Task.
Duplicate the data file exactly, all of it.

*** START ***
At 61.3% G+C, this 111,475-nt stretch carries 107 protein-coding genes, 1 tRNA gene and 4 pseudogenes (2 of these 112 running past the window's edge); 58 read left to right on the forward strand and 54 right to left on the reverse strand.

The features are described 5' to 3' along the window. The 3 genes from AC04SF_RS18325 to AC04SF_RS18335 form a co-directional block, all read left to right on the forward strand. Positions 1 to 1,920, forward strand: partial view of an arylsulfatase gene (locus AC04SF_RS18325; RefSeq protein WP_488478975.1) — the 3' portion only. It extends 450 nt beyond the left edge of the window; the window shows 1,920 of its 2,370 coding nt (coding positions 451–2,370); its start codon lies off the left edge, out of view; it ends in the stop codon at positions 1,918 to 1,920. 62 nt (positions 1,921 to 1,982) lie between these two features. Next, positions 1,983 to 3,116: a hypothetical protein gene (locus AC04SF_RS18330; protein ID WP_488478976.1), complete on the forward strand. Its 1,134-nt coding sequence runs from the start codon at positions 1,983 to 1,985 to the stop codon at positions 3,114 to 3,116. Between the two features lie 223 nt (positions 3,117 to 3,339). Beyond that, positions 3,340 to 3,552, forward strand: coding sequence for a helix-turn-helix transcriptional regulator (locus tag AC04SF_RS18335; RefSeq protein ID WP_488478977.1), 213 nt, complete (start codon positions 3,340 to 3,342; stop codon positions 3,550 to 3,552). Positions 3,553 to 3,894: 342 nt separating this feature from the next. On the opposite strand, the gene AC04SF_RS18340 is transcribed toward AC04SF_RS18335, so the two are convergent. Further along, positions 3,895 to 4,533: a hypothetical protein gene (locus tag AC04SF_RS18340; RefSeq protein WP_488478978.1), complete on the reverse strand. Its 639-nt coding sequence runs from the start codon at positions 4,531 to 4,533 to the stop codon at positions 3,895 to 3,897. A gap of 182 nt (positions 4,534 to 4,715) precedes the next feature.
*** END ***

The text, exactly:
At 61.3% G+C, this 111,475-nt stretch carries 107 protein-coding genes, 1 tRNA gene and 4 pseudogenes (2 of these 112 running past the window's edge); 58 read left to right on the forward strand and 54 right to left on the reverse strand.

The features are described 5' to 3' along the window. The 3 genes from AC04SF_RS18325 to AC04SF_RS18335 form a co-directional block, all read left to right on the forward strand. Positions 1 to 1,920, forward strand: partial view of an arylsulfatase gene (locus AC04SF_RS18325; RefSeq protein WP_488478975.1) — the 3' portion only. It extends 450 nt beyond the left edge of the window; the window shows 1,920 of its 2,370 coding nt (coding positions 451–2,370); its start codon lies off the left edge, out of view; it ends in the stop codon at positions 1,918 to 1,920. 62 nt (positions 1,921 to 1,982) lie between these two features. Next, positions 1,983 to 3,116: a hypothetical protein gene (locus AC04SF_RS18330; protein ID WP_488478976.1), complete on the forward strand. Its 1,134-nt coding sequence runs from the start codon at positions 1,983 to 1,985 to the stop codon at positions 3,114 to 3,116. Between the two features lie 223 nt (positions 3,117 to 3,339). Beyond that, positions 3,340 to 3,552, forward strand: coding sequence for a helix-turn-helix transcriptional regulator (locus tag AC04SF_RS18335; RefSeq protein ID WP_488478977.1), 213 nt, complete (start codon positions 3,340 to 3,342; stop codon positions 3,550 to 3,552). Positions 3,553 to 3,894: 342 nt separating this feature from the next. On the opposite strand, the gene AC04SF_RS18340 is transcribed toward AC04SF_RS18335, so the two are convergent. Further along, positions 3,895 to 4,533: a hypothetical protein gene (locus tag AC04SF_RS18340; RefSeq protein WP_488478978.1), complete on the reverse strand. Its 639-nt coding sequence runs from the start codon at positions 4,531 to 4,533 to the stop codon at positions 3,895 to 3,897. A gap of 182 nt (positions 4,534 to 4,715) precedes the next feature.